On November 22nd, 1963 the assassination of President John F. Kennedy set into motion a series of events that irrevocably changed American politics and culture. The media frenzy spawned by the controversy surrounding the death of JFK has since given way to a powerful public memory that continues to shape the way we understand politics, the 1960s, and the nation. In The Assassination of John F. Kennedy: Political Trauma and American Memory, Alice George traces the events of Kennedy's assassination and Lyndon B. Johnson's subsequent ascension to the presidency. Covering both the political shifts of the time and the cultural fallout of the national tragedy, this book introduces students of the twenty-first century to both an iconic event and to the context in which that event was heralded as iconic. Drawing on newspaper articles, political speeches, letters, and diaries, George critically re-examines the event of JFK's death and its persistent political and cultural legacy.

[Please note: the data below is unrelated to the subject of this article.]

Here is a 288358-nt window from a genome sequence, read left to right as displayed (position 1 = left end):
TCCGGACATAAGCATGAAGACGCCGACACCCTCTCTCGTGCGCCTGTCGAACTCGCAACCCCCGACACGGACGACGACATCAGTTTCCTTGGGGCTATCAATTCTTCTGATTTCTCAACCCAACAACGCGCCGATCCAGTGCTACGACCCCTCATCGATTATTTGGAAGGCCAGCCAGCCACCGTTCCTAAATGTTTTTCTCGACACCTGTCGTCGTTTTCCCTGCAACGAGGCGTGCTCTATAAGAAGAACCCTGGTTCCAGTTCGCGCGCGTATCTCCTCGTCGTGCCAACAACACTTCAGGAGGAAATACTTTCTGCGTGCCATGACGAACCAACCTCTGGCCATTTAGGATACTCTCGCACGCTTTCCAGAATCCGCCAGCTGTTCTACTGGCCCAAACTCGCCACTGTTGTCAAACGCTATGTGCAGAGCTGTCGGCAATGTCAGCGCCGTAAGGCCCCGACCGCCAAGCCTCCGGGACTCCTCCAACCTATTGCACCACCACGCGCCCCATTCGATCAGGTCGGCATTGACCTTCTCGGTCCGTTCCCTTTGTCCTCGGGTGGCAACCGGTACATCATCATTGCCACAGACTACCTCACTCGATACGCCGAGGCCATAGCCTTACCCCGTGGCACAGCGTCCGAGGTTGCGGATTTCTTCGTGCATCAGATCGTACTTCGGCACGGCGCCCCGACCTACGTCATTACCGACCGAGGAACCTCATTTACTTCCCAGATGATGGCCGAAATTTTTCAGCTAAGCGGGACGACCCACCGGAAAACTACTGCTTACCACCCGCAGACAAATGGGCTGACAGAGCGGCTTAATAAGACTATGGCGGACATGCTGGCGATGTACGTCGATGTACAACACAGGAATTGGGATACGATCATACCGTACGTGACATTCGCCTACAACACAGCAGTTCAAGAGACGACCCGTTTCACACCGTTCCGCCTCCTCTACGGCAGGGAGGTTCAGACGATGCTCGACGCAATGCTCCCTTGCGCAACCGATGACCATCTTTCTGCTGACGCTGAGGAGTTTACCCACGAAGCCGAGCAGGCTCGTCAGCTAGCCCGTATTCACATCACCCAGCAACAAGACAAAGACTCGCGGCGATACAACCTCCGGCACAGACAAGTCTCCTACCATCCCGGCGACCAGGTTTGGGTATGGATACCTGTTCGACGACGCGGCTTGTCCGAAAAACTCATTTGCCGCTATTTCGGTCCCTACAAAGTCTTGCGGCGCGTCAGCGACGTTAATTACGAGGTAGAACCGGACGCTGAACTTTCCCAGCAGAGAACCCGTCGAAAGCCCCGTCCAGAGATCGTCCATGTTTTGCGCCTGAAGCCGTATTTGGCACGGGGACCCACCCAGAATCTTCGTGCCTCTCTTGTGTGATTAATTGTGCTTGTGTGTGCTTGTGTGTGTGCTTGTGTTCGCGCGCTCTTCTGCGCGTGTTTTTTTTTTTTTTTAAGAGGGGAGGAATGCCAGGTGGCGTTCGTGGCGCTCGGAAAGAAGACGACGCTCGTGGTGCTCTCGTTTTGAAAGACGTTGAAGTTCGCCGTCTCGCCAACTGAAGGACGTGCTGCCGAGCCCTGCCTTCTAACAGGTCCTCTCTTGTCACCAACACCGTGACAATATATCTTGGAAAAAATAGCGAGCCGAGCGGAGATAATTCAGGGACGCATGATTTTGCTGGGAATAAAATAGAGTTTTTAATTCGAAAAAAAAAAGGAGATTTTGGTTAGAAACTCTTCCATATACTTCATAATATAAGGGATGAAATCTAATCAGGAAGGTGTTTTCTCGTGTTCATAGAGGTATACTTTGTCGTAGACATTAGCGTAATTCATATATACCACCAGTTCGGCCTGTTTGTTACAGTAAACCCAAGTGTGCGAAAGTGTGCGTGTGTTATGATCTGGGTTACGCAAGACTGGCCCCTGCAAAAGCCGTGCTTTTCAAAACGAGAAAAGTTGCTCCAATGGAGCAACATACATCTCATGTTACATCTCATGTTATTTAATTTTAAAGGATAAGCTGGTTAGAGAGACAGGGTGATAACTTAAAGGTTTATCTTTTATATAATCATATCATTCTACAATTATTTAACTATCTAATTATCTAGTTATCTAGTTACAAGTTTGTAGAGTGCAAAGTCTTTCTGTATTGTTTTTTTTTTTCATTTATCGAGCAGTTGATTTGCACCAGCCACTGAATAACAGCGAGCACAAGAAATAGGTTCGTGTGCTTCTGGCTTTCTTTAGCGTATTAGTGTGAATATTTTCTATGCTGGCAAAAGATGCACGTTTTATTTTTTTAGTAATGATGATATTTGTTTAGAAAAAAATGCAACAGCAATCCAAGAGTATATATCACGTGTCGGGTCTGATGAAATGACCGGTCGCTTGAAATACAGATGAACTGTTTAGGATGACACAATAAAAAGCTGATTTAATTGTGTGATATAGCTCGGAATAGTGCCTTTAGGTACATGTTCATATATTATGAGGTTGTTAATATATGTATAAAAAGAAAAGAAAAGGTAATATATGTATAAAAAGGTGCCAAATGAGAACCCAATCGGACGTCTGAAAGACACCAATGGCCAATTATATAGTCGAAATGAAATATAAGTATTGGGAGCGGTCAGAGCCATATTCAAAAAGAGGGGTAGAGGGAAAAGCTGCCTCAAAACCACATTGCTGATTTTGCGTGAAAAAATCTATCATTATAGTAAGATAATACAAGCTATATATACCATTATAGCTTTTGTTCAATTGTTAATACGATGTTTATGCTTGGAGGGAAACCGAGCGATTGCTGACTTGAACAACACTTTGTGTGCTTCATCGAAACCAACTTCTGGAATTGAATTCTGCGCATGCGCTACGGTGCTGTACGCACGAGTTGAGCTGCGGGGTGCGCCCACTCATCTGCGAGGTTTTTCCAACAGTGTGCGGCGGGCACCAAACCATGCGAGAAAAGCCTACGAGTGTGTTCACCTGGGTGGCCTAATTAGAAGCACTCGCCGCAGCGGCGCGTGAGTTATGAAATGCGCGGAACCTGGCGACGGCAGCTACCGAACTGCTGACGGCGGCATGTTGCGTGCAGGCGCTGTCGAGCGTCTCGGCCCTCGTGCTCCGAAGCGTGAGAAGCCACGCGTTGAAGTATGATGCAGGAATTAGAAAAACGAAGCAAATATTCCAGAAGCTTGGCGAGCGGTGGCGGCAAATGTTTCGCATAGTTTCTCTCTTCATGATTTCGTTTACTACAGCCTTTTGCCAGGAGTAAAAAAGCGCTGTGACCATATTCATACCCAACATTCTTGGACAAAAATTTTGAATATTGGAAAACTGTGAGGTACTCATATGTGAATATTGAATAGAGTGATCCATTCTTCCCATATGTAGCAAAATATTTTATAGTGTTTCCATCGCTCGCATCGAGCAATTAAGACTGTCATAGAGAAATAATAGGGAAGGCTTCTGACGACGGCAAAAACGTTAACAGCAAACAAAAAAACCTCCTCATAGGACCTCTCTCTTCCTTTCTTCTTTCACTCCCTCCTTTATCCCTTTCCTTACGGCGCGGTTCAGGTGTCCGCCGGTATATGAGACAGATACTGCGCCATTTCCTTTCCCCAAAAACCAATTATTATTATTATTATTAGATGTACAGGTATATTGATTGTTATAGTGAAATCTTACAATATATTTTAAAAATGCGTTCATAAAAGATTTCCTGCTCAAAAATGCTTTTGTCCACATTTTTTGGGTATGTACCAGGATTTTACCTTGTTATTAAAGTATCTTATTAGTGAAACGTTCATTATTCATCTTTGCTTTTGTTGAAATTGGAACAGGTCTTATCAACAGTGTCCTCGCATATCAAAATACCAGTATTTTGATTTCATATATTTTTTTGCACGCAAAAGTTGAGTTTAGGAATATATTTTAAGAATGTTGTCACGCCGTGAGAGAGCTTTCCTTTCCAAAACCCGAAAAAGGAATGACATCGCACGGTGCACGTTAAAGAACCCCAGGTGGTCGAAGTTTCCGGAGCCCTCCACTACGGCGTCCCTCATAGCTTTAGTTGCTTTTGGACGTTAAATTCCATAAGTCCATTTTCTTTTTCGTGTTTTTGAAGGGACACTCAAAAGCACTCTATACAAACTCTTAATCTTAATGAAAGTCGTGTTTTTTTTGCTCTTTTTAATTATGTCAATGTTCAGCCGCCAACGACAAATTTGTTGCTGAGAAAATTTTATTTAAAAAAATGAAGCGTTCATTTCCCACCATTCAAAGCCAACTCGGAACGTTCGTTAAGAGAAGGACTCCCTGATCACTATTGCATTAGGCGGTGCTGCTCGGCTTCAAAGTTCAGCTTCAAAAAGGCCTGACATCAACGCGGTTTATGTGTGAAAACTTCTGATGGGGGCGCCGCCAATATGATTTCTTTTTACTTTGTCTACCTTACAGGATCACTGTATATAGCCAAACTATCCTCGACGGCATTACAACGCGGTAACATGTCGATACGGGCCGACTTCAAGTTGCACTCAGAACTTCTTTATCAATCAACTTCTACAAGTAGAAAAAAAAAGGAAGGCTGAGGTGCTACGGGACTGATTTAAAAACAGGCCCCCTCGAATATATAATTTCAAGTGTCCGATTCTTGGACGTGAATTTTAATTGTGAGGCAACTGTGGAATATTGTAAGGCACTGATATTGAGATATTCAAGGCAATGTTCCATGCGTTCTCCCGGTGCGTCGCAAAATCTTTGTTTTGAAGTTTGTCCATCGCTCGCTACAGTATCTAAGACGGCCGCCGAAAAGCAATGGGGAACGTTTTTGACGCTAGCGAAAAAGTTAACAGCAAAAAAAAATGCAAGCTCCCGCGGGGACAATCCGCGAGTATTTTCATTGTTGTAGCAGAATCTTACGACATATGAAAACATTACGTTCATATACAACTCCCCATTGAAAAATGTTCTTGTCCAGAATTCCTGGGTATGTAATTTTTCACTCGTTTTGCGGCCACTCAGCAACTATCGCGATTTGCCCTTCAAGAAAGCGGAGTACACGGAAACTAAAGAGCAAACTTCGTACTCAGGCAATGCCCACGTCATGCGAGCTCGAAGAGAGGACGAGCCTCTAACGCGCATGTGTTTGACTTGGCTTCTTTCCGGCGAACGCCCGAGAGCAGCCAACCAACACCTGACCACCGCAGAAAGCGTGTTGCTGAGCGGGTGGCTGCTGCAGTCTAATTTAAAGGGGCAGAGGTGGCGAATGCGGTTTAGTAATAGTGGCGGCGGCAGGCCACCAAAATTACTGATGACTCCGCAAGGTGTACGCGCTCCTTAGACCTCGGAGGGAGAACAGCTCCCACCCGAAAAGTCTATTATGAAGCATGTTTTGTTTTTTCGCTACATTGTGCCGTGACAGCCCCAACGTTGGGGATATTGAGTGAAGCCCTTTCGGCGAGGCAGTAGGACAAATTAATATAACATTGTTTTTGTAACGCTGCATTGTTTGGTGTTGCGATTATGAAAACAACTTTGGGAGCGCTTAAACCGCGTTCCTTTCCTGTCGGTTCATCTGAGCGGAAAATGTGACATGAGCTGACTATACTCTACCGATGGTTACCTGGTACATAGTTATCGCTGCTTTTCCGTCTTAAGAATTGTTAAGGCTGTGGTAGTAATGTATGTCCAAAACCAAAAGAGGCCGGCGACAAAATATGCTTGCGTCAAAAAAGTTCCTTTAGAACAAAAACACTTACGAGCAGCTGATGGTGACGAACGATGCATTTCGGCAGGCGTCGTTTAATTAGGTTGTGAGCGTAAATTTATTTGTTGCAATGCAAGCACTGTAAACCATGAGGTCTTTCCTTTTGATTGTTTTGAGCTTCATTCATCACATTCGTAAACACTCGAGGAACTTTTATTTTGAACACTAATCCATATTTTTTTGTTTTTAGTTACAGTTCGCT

Acknowledgements Chapter One: Unforgettable Chapter Two: Texas Tragedy Chapter Three: Mourning in the Shadows Chapter Four: Life After Death Chapter Five: Culture of Conspiracy Documents Bibliography